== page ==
When Janet finally called, my phone somehow hit a dead zone and didn't even ring.  The call immediately went to voicemail, and I shouted more than a couple obscenities as I tried to call the RE's office back.  The voicemail came through first--before I could even dial out--and as I stood in an alleyway next to a Long Island wine store, my life changed forever.  I burst into tears and thanked God with all my heart.

After I called Janet back to make sure that what I heard was real, Kevin came by the store to check on me. I ran into his arms and screamed, "We just won the lottery!"  And we most certainly did.

Even though this all happened a year ago, it feels like just yesterday.  As frustrated as I was by the waiting process, I'm so glad that my phone hit that dead zone because I was able to listen to that voicemail over and over and over again until I finally had it memorized.  May 26 will always be a day that I will treasure, as it was just the beginning of a wonderful and incredible journey with a wonderful and incredible little man.

Friday, May 24, 2013

Book Club Friday: The Baby Owner's Manual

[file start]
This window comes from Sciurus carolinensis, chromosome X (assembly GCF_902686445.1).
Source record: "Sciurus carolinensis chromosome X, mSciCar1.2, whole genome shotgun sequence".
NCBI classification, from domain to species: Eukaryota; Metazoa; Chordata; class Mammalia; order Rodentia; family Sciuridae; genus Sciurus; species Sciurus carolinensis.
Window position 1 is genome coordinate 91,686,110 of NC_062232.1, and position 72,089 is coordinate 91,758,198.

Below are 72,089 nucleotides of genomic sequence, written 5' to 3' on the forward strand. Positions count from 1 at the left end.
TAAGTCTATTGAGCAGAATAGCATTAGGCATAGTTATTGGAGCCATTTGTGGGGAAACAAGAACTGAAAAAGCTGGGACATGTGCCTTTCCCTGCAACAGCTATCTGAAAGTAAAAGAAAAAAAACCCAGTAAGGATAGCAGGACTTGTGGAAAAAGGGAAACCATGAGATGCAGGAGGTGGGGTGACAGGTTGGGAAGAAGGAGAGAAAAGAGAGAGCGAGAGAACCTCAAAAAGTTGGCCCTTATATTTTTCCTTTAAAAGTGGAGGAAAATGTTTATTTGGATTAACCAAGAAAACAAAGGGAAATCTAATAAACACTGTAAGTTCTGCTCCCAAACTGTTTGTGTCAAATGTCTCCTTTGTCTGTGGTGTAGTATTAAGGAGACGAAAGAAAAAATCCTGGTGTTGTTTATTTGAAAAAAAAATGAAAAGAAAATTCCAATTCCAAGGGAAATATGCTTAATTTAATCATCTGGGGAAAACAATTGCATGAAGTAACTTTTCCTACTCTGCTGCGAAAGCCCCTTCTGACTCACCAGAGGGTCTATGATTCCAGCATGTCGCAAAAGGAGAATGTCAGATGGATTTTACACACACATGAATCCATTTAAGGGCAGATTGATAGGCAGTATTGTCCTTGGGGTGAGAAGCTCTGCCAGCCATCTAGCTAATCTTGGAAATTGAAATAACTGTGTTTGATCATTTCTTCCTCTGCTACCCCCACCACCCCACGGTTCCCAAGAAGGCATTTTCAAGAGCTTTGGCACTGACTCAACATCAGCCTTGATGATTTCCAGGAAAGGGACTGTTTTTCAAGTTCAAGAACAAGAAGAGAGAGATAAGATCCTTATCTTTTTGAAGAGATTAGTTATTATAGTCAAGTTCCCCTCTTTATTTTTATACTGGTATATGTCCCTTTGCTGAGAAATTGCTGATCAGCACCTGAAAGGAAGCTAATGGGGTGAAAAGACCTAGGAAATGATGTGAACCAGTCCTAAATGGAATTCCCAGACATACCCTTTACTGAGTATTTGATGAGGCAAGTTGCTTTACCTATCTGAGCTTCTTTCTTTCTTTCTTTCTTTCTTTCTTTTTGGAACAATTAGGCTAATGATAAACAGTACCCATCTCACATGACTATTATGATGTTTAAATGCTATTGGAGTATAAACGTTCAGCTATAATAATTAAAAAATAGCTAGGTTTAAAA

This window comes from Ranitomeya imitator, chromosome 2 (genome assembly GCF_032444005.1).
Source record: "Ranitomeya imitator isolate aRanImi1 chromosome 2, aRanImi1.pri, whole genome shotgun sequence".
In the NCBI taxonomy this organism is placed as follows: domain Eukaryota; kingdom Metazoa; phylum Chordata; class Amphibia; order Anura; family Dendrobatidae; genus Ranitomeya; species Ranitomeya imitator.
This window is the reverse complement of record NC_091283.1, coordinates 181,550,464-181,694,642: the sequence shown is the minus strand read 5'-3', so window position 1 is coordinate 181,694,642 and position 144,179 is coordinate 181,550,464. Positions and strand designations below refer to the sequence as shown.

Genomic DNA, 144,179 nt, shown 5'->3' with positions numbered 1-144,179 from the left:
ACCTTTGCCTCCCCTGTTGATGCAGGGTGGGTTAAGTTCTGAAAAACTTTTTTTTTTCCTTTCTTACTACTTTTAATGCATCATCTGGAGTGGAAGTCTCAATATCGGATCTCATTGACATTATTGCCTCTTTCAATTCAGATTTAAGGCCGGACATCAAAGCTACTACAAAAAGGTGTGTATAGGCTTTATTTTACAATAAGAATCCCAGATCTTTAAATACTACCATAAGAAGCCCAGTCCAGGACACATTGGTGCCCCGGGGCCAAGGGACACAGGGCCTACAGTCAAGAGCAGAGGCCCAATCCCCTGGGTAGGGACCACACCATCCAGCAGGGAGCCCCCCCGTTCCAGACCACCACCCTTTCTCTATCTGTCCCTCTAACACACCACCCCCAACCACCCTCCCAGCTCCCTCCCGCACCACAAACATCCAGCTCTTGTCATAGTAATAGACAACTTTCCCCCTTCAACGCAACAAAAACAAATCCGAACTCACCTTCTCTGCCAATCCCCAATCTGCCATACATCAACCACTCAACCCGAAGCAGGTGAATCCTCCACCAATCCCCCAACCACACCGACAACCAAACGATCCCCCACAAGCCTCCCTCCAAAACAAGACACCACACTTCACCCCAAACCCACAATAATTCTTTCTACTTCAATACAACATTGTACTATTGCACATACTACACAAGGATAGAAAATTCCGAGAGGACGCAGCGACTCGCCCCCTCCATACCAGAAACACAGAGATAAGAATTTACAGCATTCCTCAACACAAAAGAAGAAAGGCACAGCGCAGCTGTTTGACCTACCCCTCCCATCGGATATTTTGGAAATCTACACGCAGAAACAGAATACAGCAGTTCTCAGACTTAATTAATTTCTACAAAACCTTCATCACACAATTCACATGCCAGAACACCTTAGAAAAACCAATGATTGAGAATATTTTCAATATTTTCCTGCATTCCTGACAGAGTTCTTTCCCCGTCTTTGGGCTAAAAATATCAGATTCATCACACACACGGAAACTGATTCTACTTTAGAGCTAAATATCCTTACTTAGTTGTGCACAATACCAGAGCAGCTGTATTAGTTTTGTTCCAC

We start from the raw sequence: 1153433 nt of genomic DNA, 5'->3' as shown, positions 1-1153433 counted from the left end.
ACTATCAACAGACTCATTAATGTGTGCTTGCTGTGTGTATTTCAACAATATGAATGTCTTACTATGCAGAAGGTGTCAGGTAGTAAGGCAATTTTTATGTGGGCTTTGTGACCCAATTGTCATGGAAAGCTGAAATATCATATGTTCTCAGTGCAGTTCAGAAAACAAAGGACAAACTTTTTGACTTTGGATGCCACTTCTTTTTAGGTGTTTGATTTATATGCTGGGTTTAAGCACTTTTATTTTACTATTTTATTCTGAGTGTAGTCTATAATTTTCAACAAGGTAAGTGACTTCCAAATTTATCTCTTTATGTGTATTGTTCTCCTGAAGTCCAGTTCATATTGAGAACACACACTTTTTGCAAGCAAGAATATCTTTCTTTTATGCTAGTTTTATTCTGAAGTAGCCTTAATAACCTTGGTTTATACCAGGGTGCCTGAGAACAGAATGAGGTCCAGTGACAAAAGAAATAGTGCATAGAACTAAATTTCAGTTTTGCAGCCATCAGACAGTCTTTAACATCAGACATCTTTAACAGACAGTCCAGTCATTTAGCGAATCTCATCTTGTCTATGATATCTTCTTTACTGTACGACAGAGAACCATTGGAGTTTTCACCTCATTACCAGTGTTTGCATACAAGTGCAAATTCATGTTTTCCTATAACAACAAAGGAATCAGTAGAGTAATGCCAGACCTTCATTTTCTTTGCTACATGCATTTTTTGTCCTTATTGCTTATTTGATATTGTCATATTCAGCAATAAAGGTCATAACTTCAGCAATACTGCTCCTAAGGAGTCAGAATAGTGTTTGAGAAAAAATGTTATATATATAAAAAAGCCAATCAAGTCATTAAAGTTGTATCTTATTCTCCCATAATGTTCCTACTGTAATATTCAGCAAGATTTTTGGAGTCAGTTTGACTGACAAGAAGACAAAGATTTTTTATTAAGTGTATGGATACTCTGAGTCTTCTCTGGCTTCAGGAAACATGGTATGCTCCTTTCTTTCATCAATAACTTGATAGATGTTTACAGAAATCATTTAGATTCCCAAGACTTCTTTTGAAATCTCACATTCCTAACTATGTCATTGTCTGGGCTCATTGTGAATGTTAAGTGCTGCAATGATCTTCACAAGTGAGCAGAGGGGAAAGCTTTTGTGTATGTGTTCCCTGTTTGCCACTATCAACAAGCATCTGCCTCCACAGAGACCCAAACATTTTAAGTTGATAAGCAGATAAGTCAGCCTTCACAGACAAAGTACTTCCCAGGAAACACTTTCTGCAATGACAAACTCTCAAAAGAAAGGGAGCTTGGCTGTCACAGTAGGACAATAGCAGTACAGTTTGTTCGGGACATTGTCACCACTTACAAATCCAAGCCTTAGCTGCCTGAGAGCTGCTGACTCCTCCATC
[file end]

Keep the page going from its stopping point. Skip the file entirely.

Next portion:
I'm making my return to the world of blogging and what better way to begin than to link up with Heather and Katie for Book Club Friday?

Today, I'm sharing my favorite baby book:  The Baby Owner's Manual.

Via Amazon:
At Last! A Beginner's Guide to Newborn Baby Technology 

You've programmed your DVR, you’ve installed a wireless Internet connection, you can even check Facebook on your cell phone. But none of this experience will prepare you for the world's biggest technological marvel: a newborn baby. 

Through step-by-step instructions and helpful schematic diagrams, The Baby Owner's Manual explores hundreds of frequently asked questions: What's the best way to swaddle a baby? How can I make my newborn sleep through the night? When should I bring the baby to a doctor for servicing? Whatever your concerns, you'll find the answers here—courtesy of celebrated pediatrician Dr. Louis Borgenicht and his son, Joe Borgenicht. Together, they provide plenty of useful advice for anyone who wants to learn the basics of childcare.